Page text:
AGE 14 STARTS A CHILD’S INCREASED RISK OF MAJOR KNIFE: MATERIALS AND METHODS
This was a retrospective review of eight years of previously compiled data from the trauma registry of a large, urban level-1 trauma center. The study period was January 1, 1992 through December 31, 1999. The study was approved by the hospital’s Institutional Review Board (IRB).
Study Setting and Population
The data compiled were from the District of Columbia General Hospital (DC General), which was the busiest level-1 trauma center in Washington, DC during the study period, seeing an average of 2,075 major trauma cases annually.
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The hospital was located one mile southeast of the U.S. Capitol and its catchment area was primarily the southeast quadrant of the city, an historically inner city, low-income, high-crime area. Occasional major trauma cases were drawn from adjacent Maryland and other parts of the District of Columbia. There were six level-1 trauma centers in Washington, DC during the study period, including one at Children’s Hospital. Pediatric trauma cases were initially treated and evaluated at the closest level-1 trauma center. Children who were initially treated at a general (all ages) level-1 trauma center were then transferred to the pediatric trauma center on an as-needed basis.
All 519,218 patients presenting to the emergency department (ED) at DC General Hospital during the study period were potential participants in this study (see Case Selection below).
Data reviewed were from the American College of Surgeons Committee on Trauma (ACSCOT) standardized trauma registry. An eight-year period, from January 1, 1992 through December 31, 1999, was reviewed. ED census data were drawn from the trauma registry and the hospital census database.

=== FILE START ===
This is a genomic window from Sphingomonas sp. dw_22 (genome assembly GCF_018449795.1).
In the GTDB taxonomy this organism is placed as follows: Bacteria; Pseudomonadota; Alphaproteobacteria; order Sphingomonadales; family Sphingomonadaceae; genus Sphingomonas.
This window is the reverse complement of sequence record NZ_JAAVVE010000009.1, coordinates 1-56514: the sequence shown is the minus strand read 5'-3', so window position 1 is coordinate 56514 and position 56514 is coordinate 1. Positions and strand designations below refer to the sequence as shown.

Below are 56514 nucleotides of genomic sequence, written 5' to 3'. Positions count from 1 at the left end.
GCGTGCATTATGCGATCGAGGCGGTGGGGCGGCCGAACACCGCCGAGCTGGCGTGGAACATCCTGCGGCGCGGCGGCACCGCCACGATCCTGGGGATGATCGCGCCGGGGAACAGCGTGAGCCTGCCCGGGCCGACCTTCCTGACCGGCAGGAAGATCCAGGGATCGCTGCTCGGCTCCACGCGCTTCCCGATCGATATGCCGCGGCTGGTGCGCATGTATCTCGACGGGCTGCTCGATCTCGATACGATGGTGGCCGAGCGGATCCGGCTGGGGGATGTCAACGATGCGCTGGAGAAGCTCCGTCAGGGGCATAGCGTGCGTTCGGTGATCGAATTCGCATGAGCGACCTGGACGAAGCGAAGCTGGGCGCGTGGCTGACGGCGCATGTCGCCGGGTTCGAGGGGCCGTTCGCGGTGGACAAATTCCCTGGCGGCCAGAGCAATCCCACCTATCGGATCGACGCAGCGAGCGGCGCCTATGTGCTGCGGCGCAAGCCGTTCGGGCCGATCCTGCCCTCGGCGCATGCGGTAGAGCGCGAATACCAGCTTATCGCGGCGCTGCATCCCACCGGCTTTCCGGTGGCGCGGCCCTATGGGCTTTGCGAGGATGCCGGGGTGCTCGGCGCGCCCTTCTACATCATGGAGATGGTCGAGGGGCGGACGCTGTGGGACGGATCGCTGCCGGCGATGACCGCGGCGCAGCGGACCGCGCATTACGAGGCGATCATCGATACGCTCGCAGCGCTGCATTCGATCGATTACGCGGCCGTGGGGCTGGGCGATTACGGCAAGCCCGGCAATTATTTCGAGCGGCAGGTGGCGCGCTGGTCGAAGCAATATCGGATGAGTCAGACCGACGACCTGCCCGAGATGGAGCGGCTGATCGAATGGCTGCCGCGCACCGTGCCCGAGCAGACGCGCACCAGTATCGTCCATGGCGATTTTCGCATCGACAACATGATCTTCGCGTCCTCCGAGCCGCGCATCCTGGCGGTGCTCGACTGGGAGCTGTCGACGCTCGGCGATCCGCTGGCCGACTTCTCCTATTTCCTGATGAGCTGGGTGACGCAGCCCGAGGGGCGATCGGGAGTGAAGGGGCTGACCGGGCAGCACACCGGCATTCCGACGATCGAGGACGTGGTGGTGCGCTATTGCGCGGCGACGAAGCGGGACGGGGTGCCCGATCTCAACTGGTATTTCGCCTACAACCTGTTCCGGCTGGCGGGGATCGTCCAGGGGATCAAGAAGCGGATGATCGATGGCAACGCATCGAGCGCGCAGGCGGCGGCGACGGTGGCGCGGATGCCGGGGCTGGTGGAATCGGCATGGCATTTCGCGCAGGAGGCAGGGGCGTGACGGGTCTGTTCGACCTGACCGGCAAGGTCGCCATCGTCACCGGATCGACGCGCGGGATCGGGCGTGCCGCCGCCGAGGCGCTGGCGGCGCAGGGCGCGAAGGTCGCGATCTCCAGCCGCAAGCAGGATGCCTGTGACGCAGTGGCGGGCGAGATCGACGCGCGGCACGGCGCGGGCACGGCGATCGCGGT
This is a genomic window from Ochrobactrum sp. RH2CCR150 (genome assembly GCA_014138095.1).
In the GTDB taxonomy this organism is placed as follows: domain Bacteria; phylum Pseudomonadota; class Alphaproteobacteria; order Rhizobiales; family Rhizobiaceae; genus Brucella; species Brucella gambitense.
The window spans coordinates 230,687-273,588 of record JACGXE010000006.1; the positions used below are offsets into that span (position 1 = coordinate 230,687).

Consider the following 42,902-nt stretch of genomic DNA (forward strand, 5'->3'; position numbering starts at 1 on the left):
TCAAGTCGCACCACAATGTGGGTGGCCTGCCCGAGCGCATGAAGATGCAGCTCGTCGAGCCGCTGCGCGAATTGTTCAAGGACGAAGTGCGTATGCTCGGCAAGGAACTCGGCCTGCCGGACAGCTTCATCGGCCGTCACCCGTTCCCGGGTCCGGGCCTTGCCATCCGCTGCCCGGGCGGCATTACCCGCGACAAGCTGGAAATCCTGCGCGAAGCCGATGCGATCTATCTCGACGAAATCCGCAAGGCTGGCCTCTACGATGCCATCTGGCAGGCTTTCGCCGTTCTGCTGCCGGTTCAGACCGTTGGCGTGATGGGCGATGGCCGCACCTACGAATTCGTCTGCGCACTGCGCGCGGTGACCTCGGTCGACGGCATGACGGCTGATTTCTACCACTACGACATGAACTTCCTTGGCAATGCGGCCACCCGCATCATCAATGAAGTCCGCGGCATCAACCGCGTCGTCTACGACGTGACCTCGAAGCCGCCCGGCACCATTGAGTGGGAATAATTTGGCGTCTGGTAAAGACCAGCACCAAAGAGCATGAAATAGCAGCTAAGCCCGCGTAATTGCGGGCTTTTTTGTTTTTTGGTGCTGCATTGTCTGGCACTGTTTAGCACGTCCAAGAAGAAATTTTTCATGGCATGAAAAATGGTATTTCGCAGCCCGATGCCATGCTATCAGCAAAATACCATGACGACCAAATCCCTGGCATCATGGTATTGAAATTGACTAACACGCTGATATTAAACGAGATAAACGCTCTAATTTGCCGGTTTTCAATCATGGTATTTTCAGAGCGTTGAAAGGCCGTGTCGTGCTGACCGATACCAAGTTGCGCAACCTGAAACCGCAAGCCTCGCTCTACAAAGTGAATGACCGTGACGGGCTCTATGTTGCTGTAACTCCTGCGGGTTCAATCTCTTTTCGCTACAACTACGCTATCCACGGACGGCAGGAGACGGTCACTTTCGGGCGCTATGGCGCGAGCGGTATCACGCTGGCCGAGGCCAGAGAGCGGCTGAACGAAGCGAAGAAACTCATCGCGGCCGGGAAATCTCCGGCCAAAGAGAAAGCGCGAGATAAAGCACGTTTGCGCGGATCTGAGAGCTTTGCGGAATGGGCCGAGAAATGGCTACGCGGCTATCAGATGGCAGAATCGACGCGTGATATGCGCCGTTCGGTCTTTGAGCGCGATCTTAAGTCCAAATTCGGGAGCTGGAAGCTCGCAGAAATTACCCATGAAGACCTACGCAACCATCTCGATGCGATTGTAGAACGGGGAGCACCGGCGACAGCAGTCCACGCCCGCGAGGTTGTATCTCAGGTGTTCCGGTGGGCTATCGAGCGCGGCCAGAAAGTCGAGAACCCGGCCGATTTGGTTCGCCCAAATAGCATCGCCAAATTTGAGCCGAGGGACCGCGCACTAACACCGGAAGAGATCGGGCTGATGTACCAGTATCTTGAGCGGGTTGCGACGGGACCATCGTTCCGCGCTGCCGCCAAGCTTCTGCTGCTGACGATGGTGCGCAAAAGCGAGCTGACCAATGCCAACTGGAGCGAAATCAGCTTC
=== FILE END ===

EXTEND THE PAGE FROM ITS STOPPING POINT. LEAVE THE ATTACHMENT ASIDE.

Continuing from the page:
Definition and Case Selection
Cases were designated as “major trauma” by meeting pre-established criteria (see Table 1). The mechanism of injury of each major trauma case was recorded after ED discharge. The categories used to track mechanism of injury were: gunshot wounds (GSW), stab wounds (SW), motor vehicle collisions (MVC), assaults (intentional injury, nonpenetrating), falls, pedestrian injuries, and “other.”
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Table 1. Criteria for Designation as Major Trauma
Acute trauma patient with one or more of the following:
1. Penetrating wounds to the head, neck, chest, abdomen, pelvis, or groin ;
2. Age 5 or less;
3. Fractures of two or more long bones;
4. Any partially or completely severed limb
5. Trauma Score less than 13 (Champion, 1989); or
6. Neurological presentation, including prolonged loss of consciousness, GCS less than 14, or focal neurological sign.
We reviewed data from all trauma victims who suffered a penetrating injury, were the victim of either a gunshot wound or stabbing, met criteria to qualify as a major trauma victim, and were 18 years of age or under on arrival at the hospital. Analysis of Variance (ANOVA) and the Kruskal-Wallis tests were performed in order to determine the age at which the incidence of major gunshot wounds and stab wounds first exhibit a statistically significant increase.
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